This article was published in Australian Dictionary of Biography, Volume 14, (MUP), 1996
John Charles Macleod Fornachon (1905-1968), wine microbiologist, was born on 28 December 1905 at Wayville, Adelaide, third son of Charles Louis Fernand Fornachon, a Swiss-born electrical engineer, and his second wife Elizabeth Macpherson, née Robertson. John was educated at Golden Grove Public School and the Collegiate School of St Peter. In 1922 he entered Roseworthy Agricultural College where he studied oenology and viticulture (Dip.Ag., 1925), subjects he later pursued at the University of Adelaide (B.Ag.Sc., 1934; M.Sc., 1943). At the request of the Wine Overseas Marketing Board (later Australian Wine Board), in 1934 the university began research into the diseases of wine and wine spoilage. As investigating officer, Fornachon began work in November under Professor (Sir) John Cleland. Next year the project was moved to the Waite Agricultural Research Institute at Urrbrae and was administered by the Council for Scientific and Industrial Research. Fornachon's facilities were sparse: 'an incubator, microscope, a few reagents and glassware, some bench space, and not much else'. At St Andrew's Anglican Church, Walkerville, on 9 August 1938 he married Barbara Frances Hamilton.
Awarded a C.S.I.R. studentship, that year Fornachon sailed with his wife for California, United States of America, where he undertook eleven months research before participating in an international wine congress in Germany. He was not to spend another study leave abroad until 1954. The findings of his first major research were published by the Australian Wine Board as Bacterial Spoilage of Fortified Wines (1943). A second edition (1969) contained a foreword by Bryce Rankine which described the book as 'a classic in oenological research' and 'of inestimable value to the Australian wine industry'.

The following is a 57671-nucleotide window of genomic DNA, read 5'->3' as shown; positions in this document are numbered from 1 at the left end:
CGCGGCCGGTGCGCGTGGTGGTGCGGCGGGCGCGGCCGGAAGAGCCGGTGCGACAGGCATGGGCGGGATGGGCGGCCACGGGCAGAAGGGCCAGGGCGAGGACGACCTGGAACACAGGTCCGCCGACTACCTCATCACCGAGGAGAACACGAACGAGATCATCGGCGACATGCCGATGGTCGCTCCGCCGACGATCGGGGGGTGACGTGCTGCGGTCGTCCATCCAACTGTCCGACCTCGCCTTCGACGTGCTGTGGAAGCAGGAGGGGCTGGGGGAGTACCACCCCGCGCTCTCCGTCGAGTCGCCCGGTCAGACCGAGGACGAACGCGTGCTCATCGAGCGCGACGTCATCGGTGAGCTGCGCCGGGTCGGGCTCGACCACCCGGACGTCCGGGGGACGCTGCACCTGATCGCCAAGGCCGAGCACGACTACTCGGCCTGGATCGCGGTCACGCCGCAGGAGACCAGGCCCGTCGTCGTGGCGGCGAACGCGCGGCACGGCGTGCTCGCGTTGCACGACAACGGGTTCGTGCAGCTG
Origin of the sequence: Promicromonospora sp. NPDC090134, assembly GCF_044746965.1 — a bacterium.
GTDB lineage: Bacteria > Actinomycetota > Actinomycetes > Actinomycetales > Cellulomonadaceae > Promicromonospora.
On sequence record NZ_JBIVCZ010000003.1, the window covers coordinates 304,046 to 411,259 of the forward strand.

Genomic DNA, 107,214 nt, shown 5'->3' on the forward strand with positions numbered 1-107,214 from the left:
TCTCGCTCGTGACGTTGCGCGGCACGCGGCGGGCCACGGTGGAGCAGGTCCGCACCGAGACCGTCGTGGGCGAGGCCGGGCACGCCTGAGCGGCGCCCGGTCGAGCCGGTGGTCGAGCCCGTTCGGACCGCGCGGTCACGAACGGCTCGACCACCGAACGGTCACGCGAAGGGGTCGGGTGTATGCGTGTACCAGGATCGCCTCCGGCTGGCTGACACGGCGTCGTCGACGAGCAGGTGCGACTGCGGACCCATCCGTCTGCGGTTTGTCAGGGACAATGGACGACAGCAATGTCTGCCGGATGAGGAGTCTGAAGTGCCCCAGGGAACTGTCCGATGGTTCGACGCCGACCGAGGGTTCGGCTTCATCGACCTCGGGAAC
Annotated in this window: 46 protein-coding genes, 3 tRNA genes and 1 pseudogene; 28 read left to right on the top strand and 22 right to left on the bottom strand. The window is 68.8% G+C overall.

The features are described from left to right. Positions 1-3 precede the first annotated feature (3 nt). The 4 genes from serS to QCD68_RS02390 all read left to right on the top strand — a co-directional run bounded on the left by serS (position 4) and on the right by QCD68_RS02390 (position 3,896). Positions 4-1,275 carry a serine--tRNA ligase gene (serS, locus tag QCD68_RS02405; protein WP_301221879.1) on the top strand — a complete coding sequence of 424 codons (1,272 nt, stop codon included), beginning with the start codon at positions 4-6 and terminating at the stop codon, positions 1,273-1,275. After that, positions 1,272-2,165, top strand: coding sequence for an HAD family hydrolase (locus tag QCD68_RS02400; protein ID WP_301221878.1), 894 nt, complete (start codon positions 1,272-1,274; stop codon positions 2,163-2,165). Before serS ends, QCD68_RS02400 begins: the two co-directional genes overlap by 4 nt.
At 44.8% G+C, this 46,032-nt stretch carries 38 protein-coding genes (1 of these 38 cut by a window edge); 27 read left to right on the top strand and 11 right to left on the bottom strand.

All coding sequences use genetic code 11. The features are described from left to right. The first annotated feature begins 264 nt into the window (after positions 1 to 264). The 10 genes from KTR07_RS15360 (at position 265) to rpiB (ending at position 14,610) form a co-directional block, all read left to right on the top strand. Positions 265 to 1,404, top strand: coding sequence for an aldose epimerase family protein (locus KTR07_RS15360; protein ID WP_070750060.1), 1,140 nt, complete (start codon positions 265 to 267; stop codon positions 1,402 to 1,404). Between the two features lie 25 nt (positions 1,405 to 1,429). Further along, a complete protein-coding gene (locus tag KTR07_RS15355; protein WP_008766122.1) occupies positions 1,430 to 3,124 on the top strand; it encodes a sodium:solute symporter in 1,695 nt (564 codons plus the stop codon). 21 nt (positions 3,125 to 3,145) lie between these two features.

In 1941 Fornachon had begun to examine flor yeasts. His work, released in biannual reports to winemakers, was funded by the Australian Wine Board and the Commonwealth Scientific and Industrial Research Organization, and culminated in Studies on the Sherry Flor (1953). The book helped to 'place Australian sherry on world standards' and is still the definitive study (a second edition appeared in 1972).
Fornachon next turned his skills to investigating malolactic fermentation, about which very little was known in 1957 when he published a paper on the subject. Like his other projects, this research had practical benefits for winemakers. In 1955 the Australian Wine Research Institute had been opened at Urrbrae, with Fornachon as director of research. He filled the position 'with distinction' until his death. These years were particularly busy ones for him. His commitments included wine judging throughout Australia (he was chairman of judges in Adelaide) and lecturing part time in wine microbiology at the University of Adelaide and at Roseworthy Agricultural College. In addition to publishing eighteen research papers in 1936-68, he wrote an account of the State's wine industry for the book, Introducing South Australia (1958); he also compiled the English-language section of a new edition of the Lexique Vitivinicole International for the Food and Agricultural Organization of the United Nations in 1963. In that year he was Regent's lecturer at the University of California at Davis, gave a paper on malolactic fermentation to an international symposium in Bordeaux, France, and was a member of the Australian delegation to meetings of the committee of experts on wines and spirits of the Council of Europe.
Tall (6 ft 5 ins, 196 cm) and thin, with a craggy face, curly hair and glasses, Fornachon was a shy, quiet man with a ready sense of humour. He was a member (1951) of the American Society of Oenologists and president of the South Australian branch of the Australian Institute of Agricultural Science. His colleagues were impressed by his scientific objectivity and intellectual honesty, his deeply inquiring mind, and his modesty. A practical scientist, he preferred laboratory research to paperwork at his desk. He died of myocardial infarction on 25 August 1968 in Royal Adelaide Hospital and was cremated; his wife, son and daughter survived him. The library at the Australian Wine Research Institute was named in his honour.
Valmai A. Hankel, 'Fornachon, John Charles Macleod (1905–1968)', Australian Dictionary of Biography, National Centre of Biography, Australian National University, http://adb.anu.edu.au/biography/fornachon-john-charles-macleod-10220/text18067, published first in hardcopy 1996, accessed online 27 June 2016.
This article was first published in hardcopy in Australian Dictionary of Biography, Volume 14, (MUP), 1996